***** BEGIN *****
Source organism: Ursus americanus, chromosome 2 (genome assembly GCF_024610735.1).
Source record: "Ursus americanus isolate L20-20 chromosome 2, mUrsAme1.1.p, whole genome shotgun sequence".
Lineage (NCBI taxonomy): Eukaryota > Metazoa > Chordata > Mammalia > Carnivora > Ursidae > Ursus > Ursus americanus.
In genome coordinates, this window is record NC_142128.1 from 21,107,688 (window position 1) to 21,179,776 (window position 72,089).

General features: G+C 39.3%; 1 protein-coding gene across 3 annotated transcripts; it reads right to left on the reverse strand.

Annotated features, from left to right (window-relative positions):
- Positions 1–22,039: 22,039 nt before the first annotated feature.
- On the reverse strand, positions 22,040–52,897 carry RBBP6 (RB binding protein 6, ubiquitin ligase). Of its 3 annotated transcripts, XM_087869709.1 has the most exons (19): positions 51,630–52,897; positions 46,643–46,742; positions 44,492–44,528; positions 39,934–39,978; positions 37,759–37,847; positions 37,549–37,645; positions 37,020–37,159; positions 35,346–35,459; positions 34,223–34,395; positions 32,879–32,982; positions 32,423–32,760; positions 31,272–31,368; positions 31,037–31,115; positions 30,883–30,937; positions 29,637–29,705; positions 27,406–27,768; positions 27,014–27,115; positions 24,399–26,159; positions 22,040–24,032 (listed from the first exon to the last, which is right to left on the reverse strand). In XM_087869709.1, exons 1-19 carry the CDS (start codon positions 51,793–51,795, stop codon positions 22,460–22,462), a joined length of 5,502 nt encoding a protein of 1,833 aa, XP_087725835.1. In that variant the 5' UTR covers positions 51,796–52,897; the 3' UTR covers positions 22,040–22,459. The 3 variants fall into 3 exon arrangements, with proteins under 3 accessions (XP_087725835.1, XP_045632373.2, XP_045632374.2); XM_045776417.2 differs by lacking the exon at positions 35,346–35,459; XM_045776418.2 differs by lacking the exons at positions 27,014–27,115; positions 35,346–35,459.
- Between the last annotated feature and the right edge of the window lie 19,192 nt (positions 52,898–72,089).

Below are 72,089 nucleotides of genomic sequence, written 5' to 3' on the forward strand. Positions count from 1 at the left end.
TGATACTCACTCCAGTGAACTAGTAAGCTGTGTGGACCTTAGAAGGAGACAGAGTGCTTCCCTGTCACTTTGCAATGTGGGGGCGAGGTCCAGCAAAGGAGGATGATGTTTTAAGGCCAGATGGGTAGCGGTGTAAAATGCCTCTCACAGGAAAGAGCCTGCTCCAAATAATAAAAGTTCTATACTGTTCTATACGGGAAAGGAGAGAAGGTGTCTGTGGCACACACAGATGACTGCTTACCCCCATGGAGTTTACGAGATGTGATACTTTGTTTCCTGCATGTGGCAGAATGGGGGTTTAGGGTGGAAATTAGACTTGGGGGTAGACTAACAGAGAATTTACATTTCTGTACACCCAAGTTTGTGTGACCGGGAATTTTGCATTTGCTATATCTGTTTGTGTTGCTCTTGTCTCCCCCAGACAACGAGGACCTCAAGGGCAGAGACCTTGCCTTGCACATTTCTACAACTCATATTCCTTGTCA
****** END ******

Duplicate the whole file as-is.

Source organism: Ursus americanus, chromosome 2 (genome assembly GCF_024610735.1).
Source record: "Ursus americanus isolate L20-20 chromosome 2, mUrsAme1.1.p, whole genome shotgun sequence".
Lineage (NCBI taxonomy): Eukaryota > Metazoa > Chordata > Mammalia > Carnivora > Ursidae > Ursus > Ursus americanus.
In genome coordinates, this window is record NC_142128.1 from 21,107,688 (window position 1) to 21,179,776 (window position 72,089).

General features: G+C 39.3%; 1 protein-coding gene across 3 annotated transcripts; it reads right to left on the reverse strand.

Annotated features, from left to right (window-relative positions):
- Positions 1–22,039: 22,039 nt before the first annotated feature.
- On the reverse strand, positions 22,040–52,897 carry RBBP6 (RB binding protein 6, ubiquitin ligase). Of its 3 annotated transcripts, XM_087869709.1 has the most exons (19): positions 51,630–52,897; positions 46,643–46,742; positions 44,492–44,528; positions 39,934–39,978; positions 37,759–37,847; positions 37,549–37,645; positions 37,020–37,159; positions 35,346–35,459; positions 34,223–34,395; positions 32,879–32,982; positions 32,423–32,760; positions 31,272–31,368; positions 31,037–31,115; positions 30,883–30,937; positions 29,637–29,705; positions 27,406–27,768; positions 27,014–27,115; positions 24,399–26,159; positions 22,040–24,032 (listed from the first exon to the last, which is right to left on the reverse strand). In XM_087869709.1, exons 1-19 carry the CDS (start codon positions 51,793–51,795, stop codon positions 22,460–22,462), a joined length of 5,502 nt encoding a protein of 1,833 aa, XP_087725835.1. In that variant the 5' UTR covers positions 51,796–52,897; the 3' UTR covers positions 22,040–22,459. The 3 variants fall into 3 exon arrangements, with proteins under 3 accessions (XP_087725835.1, XP_045632373.2, XP_045632374.2); XM_045776417.2 differs by lacking the exon at positions 35,346–35,459; XM_045776418.2 differs by lacking the exons at positions 27,014–27,115; positions 35,346–35,459.
- Between the last annotated feature and the right edge of the window lie 19,192 nt (positions 52,898–72,089).

Below are 72,089 nucleotides of genomic sequence, written 5' to 3' on the forward strand. Positions count from 1 at the left end.
TGATACTCACTCCAGTGAACTAGTAAGCTGTGTGGACCTTAGAAGGAGACAGAGTGCTTCCCTGTCACTTTGCAATGTGGGGGCGAGGTCCAGCAAAGGAGGATGATGTTTTAAGGCCAGATGGGTAGCGGTGTAAAATGCCTCTCACAGGAAAGAGCCTGCTCCAAATAATAAAAGTTCTATACTGTTCTATACGGGAAAGGAGAGAAGGTGTCTGTGGCACACACAGATGACTGCTTACCCCCATGGAGTTTACGAGATGTGATACTTTGTTTCCTGCATGTGGCAGAATGGGGGTTTAGGGTGGAAATTAGACTTGGGGGTAGACTAACAGAGAATTTACATTTCTGTACACCCAAGTTTGTGTGACCGGGAATTTTGCATTTGCTATATCTGTTTGTGTTGCTCTTGTCTCCCCCAGACAACGAGGACCTCAAGGGCAGAGACCTTGCCTTGCACATTTCTACAACTCATATTCCTTGTCA